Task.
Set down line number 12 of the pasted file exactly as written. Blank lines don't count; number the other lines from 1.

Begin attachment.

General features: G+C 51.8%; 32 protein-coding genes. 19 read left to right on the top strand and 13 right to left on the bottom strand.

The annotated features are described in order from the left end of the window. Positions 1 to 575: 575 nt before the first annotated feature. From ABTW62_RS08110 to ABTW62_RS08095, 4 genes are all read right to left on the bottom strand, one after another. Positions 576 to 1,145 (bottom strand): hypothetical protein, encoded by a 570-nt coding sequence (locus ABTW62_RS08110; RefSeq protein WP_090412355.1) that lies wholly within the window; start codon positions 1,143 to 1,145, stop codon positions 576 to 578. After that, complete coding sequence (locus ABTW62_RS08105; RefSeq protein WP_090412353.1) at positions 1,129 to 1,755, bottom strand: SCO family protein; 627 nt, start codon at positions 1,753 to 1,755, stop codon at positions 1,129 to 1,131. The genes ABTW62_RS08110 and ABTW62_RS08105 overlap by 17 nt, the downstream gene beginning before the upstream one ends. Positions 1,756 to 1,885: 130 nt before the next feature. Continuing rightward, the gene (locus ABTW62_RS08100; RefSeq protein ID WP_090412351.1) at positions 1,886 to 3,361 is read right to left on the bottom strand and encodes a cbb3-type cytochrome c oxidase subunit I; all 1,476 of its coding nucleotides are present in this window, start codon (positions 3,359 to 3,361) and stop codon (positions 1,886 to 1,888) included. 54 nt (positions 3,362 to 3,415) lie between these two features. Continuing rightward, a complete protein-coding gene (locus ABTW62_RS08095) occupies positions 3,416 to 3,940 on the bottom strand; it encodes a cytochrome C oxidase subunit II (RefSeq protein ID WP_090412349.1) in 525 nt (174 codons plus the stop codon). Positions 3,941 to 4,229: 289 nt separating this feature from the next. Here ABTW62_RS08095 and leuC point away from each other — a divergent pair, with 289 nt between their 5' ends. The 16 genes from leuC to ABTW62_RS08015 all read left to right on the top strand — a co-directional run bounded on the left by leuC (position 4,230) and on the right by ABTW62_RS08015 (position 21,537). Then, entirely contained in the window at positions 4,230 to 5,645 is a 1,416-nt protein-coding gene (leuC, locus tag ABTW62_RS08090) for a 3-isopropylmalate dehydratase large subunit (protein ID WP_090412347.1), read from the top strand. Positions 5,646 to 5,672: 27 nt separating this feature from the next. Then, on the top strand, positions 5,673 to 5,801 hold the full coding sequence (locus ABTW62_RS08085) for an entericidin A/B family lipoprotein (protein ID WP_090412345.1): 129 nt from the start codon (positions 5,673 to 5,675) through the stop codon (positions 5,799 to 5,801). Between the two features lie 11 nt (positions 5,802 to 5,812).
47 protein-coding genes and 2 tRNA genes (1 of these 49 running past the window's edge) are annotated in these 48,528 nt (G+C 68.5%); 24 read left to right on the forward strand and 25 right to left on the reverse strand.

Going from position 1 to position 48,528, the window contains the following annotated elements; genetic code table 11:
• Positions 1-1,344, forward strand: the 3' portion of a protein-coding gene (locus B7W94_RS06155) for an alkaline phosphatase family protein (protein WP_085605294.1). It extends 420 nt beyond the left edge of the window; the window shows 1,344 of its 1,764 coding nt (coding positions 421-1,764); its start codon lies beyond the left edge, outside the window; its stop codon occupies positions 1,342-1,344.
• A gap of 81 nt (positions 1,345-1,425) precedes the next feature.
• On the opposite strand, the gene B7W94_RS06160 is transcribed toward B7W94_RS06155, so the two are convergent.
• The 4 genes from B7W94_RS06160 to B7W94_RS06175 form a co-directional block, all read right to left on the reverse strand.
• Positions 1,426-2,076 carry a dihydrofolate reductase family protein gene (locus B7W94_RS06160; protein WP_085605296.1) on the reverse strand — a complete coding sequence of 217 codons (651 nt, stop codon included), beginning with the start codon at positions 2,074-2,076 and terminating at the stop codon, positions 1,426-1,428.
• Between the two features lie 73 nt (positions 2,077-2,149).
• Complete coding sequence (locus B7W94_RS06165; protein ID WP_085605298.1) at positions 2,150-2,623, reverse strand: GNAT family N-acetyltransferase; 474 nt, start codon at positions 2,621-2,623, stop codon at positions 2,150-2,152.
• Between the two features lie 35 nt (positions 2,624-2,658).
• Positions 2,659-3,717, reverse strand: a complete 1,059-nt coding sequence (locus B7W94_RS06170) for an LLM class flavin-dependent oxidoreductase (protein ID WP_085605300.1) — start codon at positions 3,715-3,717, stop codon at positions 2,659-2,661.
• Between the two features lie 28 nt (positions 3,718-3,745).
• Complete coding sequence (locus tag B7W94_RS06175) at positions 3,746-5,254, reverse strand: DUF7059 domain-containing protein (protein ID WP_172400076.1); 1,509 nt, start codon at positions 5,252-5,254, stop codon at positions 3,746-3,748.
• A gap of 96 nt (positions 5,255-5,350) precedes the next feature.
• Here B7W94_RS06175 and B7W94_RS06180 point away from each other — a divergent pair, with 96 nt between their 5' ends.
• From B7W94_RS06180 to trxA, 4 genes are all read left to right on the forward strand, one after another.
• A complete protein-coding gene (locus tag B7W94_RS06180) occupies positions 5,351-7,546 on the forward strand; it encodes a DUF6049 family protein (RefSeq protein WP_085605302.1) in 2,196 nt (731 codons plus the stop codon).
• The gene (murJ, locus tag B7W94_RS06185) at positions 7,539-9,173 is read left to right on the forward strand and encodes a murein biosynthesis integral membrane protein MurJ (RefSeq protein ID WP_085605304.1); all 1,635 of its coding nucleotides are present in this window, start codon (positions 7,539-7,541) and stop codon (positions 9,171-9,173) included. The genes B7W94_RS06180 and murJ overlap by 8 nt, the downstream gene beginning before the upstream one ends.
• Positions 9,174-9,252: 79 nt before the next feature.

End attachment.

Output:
• Between the two features lie 35 nt (positions 2,624-2,658).